Air/Strongroom chief Richard Boote has signalled a new era in the development of the combined business by confirming the arrival of two co-owner/directors and a concerted move into content creation, writes David Davies.
The journey towards a new-look Air group began last summer when Boote began to call on the advice of David Ravden – an accountant by background who went on to establish the UK’s first business management company, Goldberg Ravden (subsequently Martin Green Ravden), and serve as CEO of Handmade Films – and entertainment law specialist and West End theatre producer Paul Woolf.
Now, the trio has moved to formalise the relationship. Ravden and Woolf have become group development director and CEO, respectively, as well as taking co-owner/director status alongside Boote, who will serve as chairman. Together, they have formed a new company, Air Entertainment Group, to oversee the existing Air/Strongroom operations – Air and Strongroom Studios, Air Post Production, Air Management, Air Mastering, Stronghire and the Strongroom Bar & Kitchen – and spearhead the move into ‘content creation’.
In each case, the existing divisions will be managed autonomously by long-serving Air/Strongroom staff, enabling Boote and cohorts to focus more fully on the bigger picture.
“Over the last four years, my business has gone from Strongroom in Shoreditch [alone] to Air, Air Post, the Bar at Strongroom [etc], and this is a recognition that with the company being the size it is, I can’t be head of everything,” Boote (pictured here with Ravden and Woolf) tells PSN-e. “The heads of department are very able and loyal to the business, and they have now been given the freedom – if that is the word – to get on with it. The restructure [will allow] me to concentrate on moving the business to the next stage.”
So what exactly is this ‘next stage’? Boote admits that these new developments will be determined by Air’s success in securing additional investment (upwards of £10m) later this spring, but cites artist development, digital music delivery, a radio platform, live events at Air and Strongroom, and a promotions business as likely ventures as he pursues the transition from facilities-only business to a more broadly-based media company.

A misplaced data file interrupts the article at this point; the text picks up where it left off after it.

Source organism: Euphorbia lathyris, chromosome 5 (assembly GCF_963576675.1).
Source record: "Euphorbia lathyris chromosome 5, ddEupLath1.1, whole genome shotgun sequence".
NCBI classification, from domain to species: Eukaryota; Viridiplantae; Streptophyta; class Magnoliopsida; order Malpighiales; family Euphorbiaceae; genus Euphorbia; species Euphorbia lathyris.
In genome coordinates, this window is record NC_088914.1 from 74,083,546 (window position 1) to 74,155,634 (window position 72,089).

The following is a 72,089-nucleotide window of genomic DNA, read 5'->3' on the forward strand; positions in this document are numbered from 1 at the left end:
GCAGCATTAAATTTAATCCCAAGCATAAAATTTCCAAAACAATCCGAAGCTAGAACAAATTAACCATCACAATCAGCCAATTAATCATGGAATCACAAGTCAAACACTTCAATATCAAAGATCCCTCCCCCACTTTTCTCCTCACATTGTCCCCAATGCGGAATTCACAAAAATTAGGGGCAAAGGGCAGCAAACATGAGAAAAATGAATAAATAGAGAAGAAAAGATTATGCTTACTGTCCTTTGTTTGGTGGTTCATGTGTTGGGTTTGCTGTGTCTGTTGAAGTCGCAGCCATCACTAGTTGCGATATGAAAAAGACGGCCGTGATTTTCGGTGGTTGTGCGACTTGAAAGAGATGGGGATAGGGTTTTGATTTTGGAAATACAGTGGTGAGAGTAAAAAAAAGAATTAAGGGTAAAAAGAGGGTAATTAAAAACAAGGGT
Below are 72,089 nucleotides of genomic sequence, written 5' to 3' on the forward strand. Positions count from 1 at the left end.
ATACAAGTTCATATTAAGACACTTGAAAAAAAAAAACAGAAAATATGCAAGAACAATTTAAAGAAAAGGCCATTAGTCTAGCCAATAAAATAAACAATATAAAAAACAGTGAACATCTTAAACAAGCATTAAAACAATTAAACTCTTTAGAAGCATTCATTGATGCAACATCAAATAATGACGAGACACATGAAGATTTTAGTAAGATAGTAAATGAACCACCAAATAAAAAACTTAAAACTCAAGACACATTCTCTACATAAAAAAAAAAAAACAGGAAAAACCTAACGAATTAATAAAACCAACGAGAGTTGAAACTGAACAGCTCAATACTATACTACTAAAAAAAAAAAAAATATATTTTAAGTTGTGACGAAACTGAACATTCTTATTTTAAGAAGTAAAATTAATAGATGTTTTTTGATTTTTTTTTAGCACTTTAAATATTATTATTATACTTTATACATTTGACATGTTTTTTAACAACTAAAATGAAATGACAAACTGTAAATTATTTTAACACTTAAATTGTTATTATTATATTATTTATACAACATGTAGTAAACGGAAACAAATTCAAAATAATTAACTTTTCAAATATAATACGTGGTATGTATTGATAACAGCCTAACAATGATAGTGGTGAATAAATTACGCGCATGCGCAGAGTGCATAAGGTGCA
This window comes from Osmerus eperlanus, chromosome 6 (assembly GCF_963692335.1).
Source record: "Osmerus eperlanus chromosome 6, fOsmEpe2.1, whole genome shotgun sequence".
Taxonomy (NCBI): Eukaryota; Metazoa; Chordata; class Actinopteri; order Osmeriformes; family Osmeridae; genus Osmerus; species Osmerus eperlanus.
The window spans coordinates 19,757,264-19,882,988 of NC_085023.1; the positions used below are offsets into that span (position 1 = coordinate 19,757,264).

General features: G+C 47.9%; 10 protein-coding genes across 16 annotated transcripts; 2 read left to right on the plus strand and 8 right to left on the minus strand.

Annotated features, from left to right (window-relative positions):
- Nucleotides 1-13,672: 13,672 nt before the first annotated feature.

“It is a recognition that [the outlook] is a bit more difficult with the facilities business, although it’s not a desperate one as Strongroom, Air and Air Post – our three major facilities – are all doing really well,” says Boote. “But the reason I built Strongroom 25 years ago was to use it creatively, and I was never able to do that because I got into building more and more studios. Now, with our audio and video facilities, we can do a lot more than only music.
“It is important to realise that all of the [ventures] we create around the facilities business will work into the facilities business, but I want them all to be separate enough and sufficiently well-financed to be able to do a proper job.”
But while Air is moving into new areas, investment in facilities is very much ongoing. Reflecting the “25/30%” contribution made by post to the overall business, Boote has lately invested in Pro Tools and general computer system upgrades as well as adding new edit suites to the portfolio. On the recording side, Boote is co-developing a new island residential studio that is due for completion by year’s end and heralds a promising-sounding return to an Air Montserrat “kind of vibe”.
While PSNE eagerly awaits more details of this project, it can’t help wondering if Air/Studio’s eminent status in the London studio market might lead it to consider making a bid for another rather well-known fixture of the capital’s recording scene... With EMI now owned by a bank (Citigroup) and many analysts predicting the eventual break-up of the business, a link-up of some kind between Air and Abbey Road – London’s two leading orchestral and film soundtrack recording venues – would seem eminently logical.
“We do have a history of working very closely,” agrees Boote. “To do a certain type of film work, there are only two places in London, so if [Abbey Road] is too busy, a project might be finished off here – and vice versa. If only one studio was able to do film scoring work in London, it might be detrimental overall as people could start going elsewhere. The existence of both studios is [mutually beneficial].
“[EMI] is now owned by a bank, so who knows? [...But] I definitely wouldn’t rule out a link-up with Abbey Road.”
In the short-term, however, Boote and his new colleagues will have their hands full “solidifying their plan” so that they can start approaching investors well in advance of the summer period “when everyone is out on their yachts!”